Thousands of Cambodians across the country are marching towards the capital city of Phnom Penh to celebrate International Human Rights Day on December 10. Some of the activists were blocked by the police in several provinces and the government has already banned protests in Phnom Penh, but the march continues to receive public attention and support.
The protest march, which began on December 6 in 12 provinces, aims to highlight the theme of justice in time for the celebration of International Human Rights Day. The original plan is to submit a petition containing five demands addressed to the national government:
- For resolutions to land conflicts;
– Reform of the judicial system and the release of human rights defenders and activists;
– A raise in the minimum wage and respect for labor rights;
– An end to state-sponsored violence; and
– Respect for freedom of expression, association and peaceful assembly.
In recent years, land conflicts have displaced thousands of farmers, indigenous groups, and villagers because of development projects and land concessions. The government is accused of using violence to evict residents from their homes. Some of the victims of these land rights violations are among the Cambodian farmers who are now marching towards the capital.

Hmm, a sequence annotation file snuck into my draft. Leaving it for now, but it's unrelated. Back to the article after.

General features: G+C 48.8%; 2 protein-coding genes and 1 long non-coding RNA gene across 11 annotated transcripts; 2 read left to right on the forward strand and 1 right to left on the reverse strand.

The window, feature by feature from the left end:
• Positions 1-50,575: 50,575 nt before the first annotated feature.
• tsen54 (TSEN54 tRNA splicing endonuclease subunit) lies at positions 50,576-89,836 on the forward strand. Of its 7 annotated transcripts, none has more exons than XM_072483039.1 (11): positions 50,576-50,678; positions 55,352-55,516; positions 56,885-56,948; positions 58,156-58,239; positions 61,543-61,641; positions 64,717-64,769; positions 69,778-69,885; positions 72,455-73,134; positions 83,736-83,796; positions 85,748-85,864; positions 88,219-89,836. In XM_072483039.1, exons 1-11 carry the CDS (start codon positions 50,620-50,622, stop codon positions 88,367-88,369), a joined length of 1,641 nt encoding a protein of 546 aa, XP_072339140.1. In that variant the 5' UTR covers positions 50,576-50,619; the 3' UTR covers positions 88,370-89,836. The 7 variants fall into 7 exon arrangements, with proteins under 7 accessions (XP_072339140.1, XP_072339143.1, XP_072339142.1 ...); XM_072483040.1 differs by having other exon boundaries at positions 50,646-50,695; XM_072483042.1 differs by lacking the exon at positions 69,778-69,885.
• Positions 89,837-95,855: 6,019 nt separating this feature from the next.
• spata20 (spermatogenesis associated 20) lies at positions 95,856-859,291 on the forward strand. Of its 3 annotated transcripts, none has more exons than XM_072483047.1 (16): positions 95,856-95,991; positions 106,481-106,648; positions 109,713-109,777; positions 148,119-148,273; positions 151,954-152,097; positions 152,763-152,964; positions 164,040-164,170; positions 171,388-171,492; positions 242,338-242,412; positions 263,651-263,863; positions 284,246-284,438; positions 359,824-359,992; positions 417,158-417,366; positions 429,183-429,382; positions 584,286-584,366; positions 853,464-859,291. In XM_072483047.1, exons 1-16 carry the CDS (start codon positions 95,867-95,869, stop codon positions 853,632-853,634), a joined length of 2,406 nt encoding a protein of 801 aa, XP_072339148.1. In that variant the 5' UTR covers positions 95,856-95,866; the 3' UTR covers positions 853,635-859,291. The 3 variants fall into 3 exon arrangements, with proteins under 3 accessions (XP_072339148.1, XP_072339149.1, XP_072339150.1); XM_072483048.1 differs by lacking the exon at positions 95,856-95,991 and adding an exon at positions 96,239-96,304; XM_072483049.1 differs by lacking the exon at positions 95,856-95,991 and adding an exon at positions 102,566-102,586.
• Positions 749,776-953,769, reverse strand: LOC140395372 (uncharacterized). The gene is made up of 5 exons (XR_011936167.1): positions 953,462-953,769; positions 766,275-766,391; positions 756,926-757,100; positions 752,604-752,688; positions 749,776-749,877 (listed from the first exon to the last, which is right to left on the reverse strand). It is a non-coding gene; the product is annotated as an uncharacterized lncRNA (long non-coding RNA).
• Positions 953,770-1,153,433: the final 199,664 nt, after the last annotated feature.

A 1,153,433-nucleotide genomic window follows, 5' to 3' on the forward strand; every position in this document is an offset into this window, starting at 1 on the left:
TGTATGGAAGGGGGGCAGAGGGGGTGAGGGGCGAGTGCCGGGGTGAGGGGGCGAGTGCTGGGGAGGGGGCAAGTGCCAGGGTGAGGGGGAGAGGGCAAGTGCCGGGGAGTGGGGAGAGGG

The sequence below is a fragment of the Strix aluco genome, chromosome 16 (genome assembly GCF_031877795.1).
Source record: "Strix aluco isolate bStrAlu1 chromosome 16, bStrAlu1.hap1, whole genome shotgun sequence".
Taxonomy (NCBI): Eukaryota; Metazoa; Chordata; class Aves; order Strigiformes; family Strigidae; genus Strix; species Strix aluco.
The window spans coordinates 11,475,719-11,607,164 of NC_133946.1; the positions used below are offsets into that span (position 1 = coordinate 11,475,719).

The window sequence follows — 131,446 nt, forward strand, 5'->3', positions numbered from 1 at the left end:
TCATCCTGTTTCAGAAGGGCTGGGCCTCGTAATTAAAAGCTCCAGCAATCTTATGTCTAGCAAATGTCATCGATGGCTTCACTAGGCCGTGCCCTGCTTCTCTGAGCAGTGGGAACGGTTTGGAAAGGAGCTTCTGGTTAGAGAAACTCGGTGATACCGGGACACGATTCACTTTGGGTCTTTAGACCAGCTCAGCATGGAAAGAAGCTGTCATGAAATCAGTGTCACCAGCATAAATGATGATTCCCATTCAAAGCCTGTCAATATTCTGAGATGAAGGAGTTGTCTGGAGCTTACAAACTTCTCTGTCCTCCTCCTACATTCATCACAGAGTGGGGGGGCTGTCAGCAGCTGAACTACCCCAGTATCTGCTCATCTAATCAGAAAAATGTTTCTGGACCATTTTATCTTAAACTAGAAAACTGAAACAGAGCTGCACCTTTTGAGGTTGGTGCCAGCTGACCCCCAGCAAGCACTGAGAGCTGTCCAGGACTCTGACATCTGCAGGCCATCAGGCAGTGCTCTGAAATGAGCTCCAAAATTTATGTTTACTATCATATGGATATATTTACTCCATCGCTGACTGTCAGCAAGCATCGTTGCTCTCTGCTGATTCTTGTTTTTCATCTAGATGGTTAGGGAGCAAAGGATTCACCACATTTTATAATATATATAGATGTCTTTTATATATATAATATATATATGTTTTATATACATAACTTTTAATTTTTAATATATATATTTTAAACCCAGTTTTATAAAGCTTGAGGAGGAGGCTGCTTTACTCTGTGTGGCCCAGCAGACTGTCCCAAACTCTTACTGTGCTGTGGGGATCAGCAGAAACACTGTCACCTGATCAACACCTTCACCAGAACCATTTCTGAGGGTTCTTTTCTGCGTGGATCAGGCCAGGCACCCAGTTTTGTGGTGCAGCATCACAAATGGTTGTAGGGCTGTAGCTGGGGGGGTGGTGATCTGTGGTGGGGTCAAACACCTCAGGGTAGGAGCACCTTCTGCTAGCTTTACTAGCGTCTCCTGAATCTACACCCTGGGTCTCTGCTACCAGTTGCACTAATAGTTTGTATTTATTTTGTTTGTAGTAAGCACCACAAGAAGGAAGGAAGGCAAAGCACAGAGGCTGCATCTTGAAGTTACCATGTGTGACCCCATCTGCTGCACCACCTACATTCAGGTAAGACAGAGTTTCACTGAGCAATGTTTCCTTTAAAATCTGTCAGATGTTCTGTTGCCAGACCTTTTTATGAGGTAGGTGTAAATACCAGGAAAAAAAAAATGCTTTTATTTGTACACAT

Meanwhile, the demand to raise the minimum wage highlights the poor conditions of workers in the country. Since last year, garment workers have launched strikes and other forms of protest to demand an increase in their monthly minimum wage, which is among the lowest in the Southeast Asian region.
This year’s human rights celebration is also politically significant since the ruling party, which has been in power for more than three decades already, is accused of persecuting the opposition and other critics of the government. The decision to ban protests in the capital’s freedom park is an indicator of rising political tension.
But despite these challenges, the march for land, justice, and human rights travels on. Below are some photos taken in the provinces of Cambodia of these grassroots activists asserting their right to celebrate International Human Rights Day:
— Mory Sar (@morysarss) December 8, 2015